Central Park’s secret garden

Today a friend and I walked our boys over to Fifth Avenue at 105th Street and were greeted by this:

The wrought iron gate was made in Paris in 1894. It originally stood before the Vanderbilt mansion at Fifth Avenue and 58th Street

Walking through the gate, we found ourselves in a formal garden.

The central garden is in the Italianate style.

Kaya was pleased by the fountain.

On either side of the central lawn were lovely, shaded walks.

The trees are flowering crabapples. My mother came to the garden in Spring to see them in full bloom and said they were magnificent.

Further exploration led us to the northern, French-style garden.

Which we entered through lovely archways covered in vines and flanked by colorful groupings of flowers.

The flowers by the entrances included bronze fennel, dahlias, cannas, and decorative sweet potato.

And we stopped to admire another fountain.

The Central Park Conservatory gardens were created in 1898, but in another form; they were originally a display of glass houses containing tropical plants.

This was all quite enough to be impressed by, but further wandering led us to a third, English-style garden.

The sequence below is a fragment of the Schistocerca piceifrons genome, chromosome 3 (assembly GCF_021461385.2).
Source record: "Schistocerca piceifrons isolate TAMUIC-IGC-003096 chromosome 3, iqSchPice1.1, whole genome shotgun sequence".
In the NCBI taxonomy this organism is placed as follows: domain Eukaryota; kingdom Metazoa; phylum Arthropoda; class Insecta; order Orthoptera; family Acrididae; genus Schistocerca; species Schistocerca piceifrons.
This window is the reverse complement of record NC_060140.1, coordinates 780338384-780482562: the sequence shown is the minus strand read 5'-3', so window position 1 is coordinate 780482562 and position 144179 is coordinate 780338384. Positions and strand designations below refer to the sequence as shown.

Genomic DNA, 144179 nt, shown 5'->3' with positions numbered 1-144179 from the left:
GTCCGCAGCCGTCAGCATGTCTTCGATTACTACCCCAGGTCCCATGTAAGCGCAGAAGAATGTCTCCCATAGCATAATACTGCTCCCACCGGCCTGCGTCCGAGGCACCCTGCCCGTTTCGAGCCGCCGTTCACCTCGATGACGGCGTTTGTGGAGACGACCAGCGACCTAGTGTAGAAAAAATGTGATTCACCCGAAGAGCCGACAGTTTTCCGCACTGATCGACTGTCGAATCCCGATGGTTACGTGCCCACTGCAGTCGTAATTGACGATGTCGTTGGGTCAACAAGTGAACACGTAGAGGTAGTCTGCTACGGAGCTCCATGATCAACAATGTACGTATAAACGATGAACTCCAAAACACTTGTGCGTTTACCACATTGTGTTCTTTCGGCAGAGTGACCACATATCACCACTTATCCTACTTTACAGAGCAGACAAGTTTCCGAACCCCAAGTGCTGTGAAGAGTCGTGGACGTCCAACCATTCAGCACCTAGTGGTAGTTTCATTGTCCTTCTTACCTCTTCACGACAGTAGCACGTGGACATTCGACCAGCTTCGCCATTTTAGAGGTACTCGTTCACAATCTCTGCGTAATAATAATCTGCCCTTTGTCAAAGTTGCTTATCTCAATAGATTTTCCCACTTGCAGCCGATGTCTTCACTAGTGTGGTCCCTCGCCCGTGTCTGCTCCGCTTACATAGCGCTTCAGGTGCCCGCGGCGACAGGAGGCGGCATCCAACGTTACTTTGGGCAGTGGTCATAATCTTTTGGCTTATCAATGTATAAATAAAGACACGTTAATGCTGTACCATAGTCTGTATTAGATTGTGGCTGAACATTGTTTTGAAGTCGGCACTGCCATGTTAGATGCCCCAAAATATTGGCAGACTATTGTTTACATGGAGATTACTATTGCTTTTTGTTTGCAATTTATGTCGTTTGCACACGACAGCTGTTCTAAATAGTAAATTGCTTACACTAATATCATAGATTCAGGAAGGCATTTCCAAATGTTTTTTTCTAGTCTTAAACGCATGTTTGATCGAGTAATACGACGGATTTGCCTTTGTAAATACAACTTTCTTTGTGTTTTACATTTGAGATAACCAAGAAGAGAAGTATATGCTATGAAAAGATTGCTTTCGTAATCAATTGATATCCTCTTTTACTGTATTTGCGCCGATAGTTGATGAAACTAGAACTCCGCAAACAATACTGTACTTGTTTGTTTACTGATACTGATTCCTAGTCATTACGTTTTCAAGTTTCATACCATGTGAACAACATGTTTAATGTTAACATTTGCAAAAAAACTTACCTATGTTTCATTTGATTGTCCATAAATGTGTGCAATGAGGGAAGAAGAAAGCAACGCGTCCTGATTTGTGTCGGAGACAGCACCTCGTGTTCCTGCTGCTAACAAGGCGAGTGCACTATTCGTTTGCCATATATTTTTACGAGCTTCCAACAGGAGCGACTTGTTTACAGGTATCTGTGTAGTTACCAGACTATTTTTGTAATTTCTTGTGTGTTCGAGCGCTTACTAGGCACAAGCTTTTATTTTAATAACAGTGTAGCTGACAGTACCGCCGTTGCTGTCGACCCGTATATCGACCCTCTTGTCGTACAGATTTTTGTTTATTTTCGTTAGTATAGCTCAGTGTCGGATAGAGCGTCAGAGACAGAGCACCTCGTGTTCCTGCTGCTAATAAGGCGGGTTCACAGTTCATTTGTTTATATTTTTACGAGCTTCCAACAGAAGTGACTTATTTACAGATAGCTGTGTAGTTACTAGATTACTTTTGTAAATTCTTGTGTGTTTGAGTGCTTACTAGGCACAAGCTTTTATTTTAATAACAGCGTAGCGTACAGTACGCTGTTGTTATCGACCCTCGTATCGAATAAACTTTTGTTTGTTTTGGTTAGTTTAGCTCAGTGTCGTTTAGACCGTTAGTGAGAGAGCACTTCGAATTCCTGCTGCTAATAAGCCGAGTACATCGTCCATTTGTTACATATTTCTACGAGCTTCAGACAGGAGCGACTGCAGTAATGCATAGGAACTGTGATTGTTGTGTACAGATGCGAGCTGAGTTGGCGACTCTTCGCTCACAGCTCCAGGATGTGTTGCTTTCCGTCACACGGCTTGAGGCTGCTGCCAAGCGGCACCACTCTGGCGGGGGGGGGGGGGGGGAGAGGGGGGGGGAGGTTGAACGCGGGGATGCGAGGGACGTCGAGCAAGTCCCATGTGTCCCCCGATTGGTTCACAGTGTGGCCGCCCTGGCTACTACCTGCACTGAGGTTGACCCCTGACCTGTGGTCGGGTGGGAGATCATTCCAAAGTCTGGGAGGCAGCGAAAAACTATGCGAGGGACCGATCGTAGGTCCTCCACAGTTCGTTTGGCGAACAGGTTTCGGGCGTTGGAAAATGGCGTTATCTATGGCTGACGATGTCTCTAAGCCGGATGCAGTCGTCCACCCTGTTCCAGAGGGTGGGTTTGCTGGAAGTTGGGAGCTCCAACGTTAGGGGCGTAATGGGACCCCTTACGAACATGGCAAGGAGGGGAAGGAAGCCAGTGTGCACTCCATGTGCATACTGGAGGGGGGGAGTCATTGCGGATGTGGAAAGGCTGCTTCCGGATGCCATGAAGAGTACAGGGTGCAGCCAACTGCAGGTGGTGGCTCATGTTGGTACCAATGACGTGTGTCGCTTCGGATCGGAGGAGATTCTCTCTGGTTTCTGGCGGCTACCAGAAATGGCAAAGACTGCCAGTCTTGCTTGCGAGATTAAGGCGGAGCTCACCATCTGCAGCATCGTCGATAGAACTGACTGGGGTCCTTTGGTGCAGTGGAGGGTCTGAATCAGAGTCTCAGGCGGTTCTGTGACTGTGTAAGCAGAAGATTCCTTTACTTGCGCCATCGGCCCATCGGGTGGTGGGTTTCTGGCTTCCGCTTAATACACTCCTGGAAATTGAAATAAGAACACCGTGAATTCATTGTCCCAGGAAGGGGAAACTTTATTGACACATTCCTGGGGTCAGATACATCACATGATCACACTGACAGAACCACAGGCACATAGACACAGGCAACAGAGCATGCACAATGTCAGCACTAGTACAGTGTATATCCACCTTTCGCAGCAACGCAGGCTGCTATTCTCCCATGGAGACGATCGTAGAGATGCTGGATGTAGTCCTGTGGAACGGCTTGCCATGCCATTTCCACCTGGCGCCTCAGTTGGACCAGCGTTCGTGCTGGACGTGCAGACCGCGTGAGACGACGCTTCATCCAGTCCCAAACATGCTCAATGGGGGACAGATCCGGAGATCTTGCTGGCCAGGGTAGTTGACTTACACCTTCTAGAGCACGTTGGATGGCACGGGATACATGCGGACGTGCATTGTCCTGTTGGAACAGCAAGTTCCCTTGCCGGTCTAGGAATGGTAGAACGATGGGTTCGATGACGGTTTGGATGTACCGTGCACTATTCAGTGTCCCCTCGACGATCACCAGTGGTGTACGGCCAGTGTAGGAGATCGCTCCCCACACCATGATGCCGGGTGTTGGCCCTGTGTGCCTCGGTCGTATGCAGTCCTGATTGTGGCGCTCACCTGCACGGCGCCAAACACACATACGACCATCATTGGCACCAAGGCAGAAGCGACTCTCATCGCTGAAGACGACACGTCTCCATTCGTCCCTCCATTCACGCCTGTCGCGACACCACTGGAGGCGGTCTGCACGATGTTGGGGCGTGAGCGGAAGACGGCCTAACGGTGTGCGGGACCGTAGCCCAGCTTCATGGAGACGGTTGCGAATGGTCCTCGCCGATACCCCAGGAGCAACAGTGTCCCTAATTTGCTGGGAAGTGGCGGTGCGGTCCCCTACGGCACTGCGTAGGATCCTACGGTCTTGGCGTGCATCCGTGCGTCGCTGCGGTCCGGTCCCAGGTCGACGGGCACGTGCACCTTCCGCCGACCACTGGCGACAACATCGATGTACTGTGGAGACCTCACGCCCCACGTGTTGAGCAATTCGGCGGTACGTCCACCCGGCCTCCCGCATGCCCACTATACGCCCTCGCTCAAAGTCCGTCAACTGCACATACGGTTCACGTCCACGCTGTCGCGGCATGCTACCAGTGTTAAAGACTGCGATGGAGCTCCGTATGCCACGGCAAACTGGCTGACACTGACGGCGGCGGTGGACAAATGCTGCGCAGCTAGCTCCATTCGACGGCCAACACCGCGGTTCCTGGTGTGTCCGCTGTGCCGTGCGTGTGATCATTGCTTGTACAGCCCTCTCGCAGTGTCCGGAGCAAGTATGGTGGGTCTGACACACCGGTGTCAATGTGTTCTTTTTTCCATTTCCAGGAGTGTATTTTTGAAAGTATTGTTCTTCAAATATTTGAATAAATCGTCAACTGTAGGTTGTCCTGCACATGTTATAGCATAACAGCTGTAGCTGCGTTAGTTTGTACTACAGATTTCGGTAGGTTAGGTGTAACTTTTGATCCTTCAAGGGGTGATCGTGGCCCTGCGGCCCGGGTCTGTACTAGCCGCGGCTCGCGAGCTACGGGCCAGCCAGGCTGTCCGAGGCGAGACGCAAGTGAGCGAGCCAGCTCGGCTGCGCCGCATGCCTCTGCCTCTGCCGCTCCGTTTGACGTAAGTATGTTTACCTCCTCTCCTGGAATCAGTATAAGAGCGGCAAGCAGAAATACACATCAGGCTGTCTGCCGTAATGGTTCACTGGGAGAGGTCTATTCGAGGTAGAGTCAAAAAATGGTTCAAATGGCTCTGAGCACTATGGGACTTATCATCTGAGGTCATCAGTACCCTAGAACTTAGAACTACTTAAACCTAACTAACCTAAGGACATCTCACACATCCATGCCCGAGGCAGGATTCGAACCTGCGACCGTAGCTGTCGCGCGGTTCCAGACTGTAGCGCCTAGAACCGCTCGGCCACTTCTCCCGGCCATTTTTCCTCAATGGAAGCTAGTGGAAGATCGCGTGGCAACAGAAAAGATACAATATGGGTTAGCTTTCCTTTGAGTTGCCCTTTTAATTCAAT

By 1937, the greenhouses had fallen into disrepair, and these three formal gardens were created for the site.

In this garden, there was something beautiful, surprising, or often both at every turn.

I love the Swiss chard in this border

There was a fountain here as well.

In the foreground, you may notice an inscription on the pavement.
It is a dedication of the fountain by the sculptor Bessie Potter Vonnah to the memory of the writer Frances Hodgson Burnett, the author of the children’s classic, The Secret Garden.

The Central Park Conservatory is open from 8 a.m. to dusk. There are guided tours of the garden every Saturday at 11 from April to October. The entrance is at 5th Avenue and 105th Street.

(Thanks for joining us, Seema and Vishnu!)